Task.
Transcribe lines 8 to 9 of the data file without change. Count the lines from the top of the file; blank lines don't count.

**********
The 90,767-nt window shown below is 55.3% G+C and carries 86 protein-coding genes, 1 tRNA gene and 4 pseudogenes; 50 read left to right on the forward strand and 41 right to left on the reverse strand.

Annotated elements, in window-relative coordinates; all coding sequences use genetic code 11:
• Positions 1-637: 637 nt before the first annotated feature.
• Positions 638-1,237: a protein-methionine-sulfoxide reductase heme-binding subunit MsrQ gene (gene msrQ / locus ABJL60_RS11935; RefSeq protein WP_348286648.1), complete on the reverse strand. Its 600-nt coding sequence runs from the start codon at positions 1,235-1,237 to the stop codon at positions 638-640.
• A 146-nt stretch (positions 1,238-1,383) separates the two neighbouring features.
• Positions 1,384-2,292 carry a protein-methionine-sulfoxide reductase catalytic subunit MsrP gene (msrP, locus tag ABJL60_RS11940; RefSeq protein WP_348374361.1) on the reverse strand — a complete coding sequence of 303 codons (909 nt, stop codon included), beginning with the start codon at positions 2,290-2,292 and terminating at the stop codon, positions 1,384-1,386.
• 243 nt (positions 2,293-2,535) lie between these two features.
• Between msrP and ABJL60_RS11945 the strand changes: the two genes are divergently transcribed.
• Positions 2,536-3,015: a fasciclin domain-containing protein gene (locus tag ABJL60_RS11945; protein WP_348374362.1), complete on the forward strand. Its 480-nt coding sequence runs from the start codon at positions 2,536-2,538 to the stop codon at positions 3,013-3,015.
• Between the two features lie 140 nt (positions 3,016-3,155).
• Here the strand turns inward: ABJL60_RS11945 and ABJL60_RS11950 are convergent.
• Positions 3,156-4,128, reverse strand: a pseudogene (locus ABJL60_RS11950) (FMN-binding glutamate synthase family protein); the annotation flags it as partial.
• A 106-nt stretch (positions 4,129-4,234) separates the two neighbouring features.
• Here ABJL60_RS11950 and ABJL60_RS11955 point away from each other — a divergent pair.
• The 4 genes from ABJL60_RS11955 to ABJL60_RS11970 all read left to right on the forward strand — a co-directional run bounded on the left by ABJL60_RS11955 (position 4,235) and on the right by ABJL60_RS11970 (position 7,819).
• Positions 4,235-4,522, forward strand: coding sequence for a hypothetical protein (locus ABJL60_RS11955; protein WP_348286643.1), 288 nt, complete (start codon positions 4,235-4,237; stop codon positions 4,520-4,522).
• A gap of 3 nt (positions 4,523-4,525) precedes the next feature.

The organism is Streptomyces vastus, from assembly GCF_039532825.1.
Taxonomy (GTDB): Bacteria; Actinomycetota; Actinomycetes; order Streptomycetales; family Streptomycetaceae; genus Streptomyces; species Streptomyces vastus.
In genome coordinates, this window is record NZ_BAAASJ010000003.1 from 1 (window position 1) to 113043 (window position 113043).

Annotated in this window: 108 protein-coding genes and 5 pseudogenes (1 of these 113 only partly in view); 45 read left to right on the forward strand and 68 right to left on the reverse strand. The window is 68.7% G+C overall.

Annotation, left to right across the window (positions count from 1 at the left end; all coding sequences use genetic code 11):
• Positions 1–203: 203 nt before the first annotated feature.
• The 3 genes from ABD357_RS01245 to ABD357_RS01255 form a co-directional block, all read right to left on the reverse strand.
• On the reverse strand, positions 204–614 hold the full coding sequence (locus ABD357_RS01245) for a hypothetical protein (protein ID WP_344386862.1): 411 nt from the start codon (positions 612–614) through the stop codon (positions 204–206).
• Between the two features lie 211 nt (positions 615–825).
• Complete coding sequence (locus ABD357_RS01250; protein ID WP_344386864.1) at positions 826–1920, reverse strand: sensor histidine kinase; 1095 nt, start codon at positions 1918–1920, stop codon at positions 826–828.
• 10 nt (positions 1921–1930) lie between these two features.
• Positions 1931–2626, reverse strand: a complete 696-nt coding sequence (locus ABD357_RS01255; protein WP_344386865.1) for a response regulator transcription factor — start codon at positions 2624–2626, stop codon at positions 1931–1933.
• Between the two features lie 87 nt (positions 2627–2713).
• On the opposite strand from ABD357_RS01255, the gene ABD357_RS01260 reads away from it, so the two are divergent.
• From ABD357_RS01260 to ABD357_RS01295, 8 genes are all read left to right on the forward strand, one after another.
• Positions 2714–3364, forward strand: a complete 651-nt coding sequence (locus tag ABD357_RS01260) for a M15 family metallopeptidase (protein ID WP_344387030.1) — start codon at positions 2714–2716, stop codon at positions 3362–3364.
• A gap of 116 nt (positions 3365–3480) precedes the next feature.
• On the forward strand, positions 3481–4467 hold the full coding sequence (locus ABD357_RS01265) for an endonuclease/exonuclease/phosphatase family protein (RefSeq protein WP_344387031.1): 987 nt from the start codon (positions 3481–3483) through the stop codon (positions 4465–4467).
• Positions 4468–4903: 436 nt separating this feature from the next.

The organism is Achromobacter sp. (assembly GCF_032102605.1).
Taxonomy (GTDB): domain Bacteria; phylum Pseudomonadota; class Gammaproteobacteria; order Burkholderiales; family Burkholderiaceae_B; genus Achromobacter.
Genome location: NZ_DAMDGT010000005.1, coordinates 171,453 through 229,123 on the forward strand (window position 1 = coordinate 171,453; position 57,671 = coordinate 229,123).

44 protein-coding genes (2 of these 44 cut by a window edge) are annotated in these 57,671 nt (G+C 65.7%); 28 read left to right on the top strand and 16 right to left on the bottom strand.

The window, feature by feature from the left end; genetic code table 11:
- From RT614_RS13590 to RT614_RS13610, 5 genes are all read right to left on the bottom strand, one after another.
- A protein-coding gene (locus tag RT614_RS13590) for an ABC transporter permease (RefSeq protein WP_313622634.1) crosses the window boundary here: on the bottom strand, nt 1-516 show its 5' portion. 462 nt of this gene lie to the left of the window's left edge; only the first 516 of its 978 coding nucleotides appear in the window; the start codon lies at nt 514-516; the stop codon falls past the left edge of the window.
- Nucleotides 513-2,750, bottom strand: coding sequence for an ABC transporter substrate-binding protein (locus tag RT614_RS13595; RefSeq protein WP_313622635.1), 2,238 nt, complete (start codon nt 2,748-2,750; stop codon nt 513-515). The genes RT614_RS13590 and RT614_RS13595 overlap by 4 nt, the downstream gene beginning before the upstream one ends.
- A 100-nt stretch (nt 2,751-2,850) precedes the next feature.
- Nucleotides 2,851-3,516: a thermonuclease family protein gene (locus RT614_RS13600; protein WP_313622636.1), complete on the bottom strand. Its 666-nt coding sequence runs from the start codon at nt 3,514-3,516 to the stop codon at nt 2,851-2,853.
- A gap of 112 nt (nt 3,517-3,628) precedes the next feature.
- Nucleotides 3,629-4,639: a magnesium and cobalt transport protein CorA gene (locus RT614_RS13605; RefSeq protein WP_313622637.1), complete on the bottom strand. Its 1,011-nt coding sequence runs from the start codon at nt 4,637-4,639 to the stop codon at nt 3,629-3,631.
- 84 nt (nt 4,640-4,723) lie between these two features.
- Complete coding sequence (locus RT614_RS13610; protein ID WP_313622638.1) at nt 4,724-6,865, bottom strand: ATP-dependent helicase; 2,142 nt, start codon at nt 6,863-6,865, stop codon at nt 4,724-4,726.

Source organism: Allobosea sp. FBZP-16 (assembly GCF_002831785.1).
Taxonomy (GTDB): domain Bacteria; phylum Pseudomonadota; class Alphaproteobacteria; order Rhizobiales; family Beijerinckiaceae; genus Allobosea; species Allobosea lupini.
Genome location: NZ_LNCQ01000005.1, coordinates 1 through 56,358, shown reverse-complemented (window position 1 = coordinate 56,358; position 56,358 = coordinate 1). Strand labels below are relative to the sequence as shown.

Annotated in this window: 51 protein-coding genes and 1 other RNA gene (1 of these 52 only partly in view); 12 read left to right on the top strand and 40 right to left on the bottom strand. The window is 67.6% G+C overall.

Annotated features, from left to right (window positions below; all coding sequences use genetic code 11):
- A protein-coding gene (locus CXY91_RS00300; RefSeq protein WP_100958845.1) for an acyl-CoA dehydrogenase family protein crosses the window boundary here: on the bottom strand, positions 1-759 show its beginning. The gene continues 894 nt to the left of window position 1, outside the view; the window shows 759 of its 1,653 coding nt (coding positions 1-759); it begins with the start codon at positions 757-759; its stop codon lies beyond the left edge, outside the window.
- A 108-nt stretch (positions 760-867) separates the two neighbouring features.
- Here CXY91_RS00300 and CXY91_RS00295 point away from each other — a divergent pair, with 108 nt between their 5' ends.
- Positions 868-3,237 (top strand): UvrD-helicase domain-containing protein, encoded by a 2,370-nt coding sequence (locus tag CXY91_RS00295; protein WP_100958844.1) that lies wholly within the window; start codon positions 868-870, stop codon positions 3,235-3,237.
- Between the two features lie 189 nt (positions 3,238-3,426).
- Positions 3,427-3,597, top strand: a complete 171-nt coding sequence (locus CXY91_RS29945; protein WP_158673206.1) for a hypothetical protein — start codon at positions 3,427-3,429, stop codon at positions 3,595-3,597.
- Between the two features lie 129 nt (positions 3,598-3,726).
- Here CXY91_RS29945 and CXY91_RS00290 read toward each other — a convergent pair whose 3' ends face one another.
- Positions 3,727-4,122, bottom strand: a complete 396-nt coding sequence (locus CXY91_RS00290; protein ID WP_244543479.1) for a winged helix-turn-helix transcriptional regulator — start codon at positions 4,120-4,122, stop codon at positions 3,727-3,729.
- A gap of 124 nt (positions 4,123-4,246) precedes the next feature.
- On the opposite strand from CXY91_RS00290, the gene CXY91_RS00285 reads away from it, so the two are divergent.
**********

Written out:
• Between msrP and ABJL60_RS11945 the strand changes: the two genes are divergently transcribed.
• Positions 2,536-3,015: a fasciclin domain-containing protein gene (locus tag ABJL60_RS11945; protein WP_348374362.1), complete on the forward strand. Its 480-nt coding sequence runs from the start codon at positions 2,536-2,538 to the stop codon at positions 3,013-3,015.